In those days, piercing shops were not at all common, and while you certainly met people covered in them, I was often left to wonder where this stuff was done. High Priestess was interesting in that it was below a tattoo parlor, and near a convenience store. A parade of weirdos and like-minded folks came into that building every hour, and hanging out there meant a good chance to meet people you knew, listen to music, and in some cases when the clients were into it, you could watch people get undressed as different parts of their bodies were being lanced. Between the watching various tattoos and piercings be administered, I saw a fair and steady string of naked men and women.
I ordered the two small hoops in the picture above, and against Ocean’s recommendation, used a safety pin and made a pair of mostly centered holes for them. One day, while bored and out of clients, gave me a $10 deal on my conch, and I put various items in it over the years. When I would go shopping for new albums, I usually dropped by so Ocean and I could check them out. We would regularly gather at the shop to plan our evening afterward, which sometimes involved dropping acid, or getting coffee, or hitting a party as a group. For a brief period of time, it was the center of our social group.
I had a job that I hated working in a factory at the time, which I got in the wake of being dumped and evicted from the place I was living. I piled everything into a storage locker and started staying with the aforementioned John, but working 12 hour shifts at night only separated me from my friends further, and made be a little bitter about the way it had all worked out. In a fit of anger, I walked out during a shift, quit the job, and cashed out every check and pending income I could find. I made one last stop by High Priestess and asked Ocean to pierce my tongue. Then I left town for a week to sort things out.
The tongue piercing was legendary among many people I knew, largely because it was supposed to improve your oral sex skills through the aid of this studded implement. I can’t really speak to that as someone who had the piercing. What I remember was the pain; it hurt. And continued to for days. Eating was a bitch, and as I tried to each noodles the day after I felt betrayed and horrified by the act that I’d been through. I almost took it out, but let it heal, hating the experience, and when all was said and done, found it to be in the way more than the sexy and alluring accoutrement that I hoped it would be.
As the years wore on, I found it to be in the way more than a bonus to my lifestyle. It would accidentally clack against my teeth, or would get chomped on by mistake. Occasionally it would feel a little sore, and the piercing required regular cleaning that I did not account for. I moved out of John’s place, and eventually moved away from Eugene entirely, and when it had been years, after I’d already removed all the other piercings and decided that was no longer for me, I still had this barbell in my tongue, impressing no one, occasionally causing me pain and getting in the way.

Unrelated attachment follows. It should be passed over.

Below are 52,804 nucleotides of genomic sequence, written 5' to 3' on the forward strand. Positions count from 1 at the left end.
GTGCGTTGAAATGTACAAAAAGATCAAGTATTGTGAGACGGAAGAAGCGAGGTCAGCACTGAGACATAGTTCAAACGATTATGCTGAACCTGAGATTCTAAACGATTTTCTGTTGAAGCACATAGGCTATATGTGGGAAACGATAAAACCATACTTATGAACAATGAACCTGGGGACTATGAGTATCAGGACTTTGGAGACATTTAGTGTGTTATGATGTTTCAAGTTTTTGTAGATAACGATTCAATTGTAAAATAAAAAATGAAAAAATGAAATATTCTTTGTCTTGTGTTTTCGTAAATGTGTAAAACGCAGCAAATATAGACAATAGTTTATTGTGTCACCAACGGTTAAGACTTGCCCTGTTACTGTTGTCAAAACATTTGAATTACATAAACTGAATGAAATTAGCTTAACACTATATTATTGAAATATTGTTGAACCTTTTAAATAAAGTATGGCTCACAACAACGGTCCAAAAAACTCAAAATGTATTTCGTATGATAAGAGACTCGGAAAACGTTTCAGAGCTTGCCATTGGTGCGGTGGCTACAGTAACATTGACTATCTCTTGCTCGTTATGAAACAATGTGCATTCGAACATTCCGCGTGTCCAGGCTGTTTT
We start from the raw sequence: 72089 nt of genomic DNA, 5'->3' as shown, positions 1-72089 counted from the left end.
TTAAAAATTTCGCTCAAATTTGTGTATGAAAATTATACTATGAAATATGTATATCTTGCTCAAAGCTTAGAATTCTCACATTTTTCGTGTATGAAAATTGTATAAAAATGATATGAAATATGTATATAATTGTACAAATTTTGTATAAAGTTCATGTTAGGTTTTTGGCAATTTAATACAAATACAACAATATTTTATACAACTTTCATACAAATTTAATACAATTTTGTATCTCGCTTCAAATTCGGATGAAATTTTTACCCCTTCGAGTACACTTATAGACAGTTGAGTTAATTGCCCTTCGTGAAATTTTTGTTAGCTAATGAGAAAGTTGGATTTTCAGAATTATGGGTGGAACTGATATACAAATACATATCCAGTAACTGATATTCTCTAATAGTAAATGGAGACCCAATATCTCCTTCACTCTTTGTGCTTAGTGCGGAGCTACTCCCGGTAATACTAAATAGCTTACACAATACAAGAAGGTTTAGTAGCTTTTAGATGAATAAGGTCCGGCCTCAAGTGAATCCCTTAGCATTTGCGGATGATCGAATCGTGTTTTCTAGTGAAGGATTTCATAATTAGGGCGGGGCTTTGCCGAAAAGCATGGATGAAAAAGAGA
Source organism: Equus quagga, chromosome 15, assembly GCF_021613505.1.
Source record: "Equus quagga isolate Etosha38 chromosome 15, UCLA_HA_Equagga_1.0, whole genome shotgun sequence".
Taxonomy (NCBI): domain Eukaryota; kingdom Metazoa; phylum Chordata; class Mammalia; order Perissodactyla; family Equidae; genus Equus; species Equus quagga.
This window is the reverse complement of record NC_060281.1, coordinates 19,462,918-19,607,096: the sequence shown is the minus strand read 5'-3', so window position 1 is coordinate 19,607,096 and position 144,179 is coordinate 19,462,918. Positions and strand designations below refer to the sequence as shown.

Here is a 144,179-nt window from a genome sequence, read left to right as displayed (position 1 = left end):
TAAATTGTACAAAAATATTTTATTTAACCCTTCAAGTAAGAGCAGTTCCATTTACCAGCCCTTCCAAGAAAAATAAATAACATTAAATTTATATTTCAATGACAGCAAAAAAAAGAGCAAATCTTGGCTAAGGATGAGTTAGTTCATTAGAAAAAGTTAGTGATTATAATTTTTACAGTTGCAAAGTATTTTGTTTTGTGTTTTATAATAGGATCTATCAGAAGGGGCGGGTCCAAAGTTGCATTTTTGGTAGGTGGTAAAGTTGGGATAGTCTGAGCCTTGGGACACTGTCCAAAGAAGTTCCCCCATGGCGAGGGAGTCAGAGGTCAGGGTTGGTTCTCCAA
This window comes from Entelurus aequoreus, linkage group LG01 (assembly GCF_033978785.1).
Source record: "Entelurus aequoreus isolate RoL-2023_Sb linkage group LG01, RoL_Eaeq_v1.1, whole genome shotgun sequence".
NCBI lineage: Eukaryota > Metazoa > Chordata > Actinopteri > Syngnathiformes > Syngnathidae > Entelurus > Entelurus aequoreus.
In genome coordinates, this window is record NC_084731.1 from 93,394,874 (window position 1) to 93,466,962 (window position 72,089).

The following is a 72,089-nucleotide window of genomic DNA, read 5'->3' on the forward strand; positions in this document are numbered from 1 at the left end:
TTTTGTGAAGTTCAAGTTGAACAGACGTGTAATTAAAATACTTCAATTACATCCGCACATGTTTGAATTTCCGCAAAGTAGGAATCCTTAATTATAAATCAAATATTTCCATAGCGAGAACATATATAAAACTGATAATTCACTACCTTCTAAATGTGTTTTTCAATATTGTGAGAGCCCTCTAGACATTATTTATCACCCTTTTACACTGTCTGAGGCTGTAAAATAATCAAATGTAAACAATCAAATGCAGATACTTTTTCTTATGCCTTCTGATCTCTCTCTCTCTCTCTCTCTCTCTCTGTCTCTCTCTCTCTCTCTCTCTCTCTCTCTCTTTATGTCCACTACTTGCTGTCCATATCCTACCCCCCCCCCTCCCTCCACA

One day I took it out, and set it in a dish near my bed. And I never put it back in again.
I suffered in the long run. One of my front teeth on the bottom – where the piercing would regularly “clack” into by accident – is now gone, it causing incredibly paid one day from the damage it sustained over the years. Instead of the piercing, I get to wear a denture, a fitting end to a bad idea. I occasionally notice the scars these left behind, like memories from a friend you no longer see, lodged in there, waiting to be found by accident.
But so far, I have yet to want to get pierced again.
Our own past is the most challenging to deal with, because it has so many dead ends and so many unanswered questions. Like fads and trends, people and things and hobbies and habits move through our lives and disappear one day, and it can take years to notice what happened to they, or where they might have gone. I don’t think of myself as being pierced, and my own dalliance with the hobby was poorly formed, badly planned, and left me with real scars that I will have for my entire life. But I also don’t notice that I was one a pierced man either. The scars are small, barely noticeable, and wouldn’t even be visible if you didn’t know where to look.
Like all lost friends, these parts of the past might slip away like Ocean did, but the impact will last forever.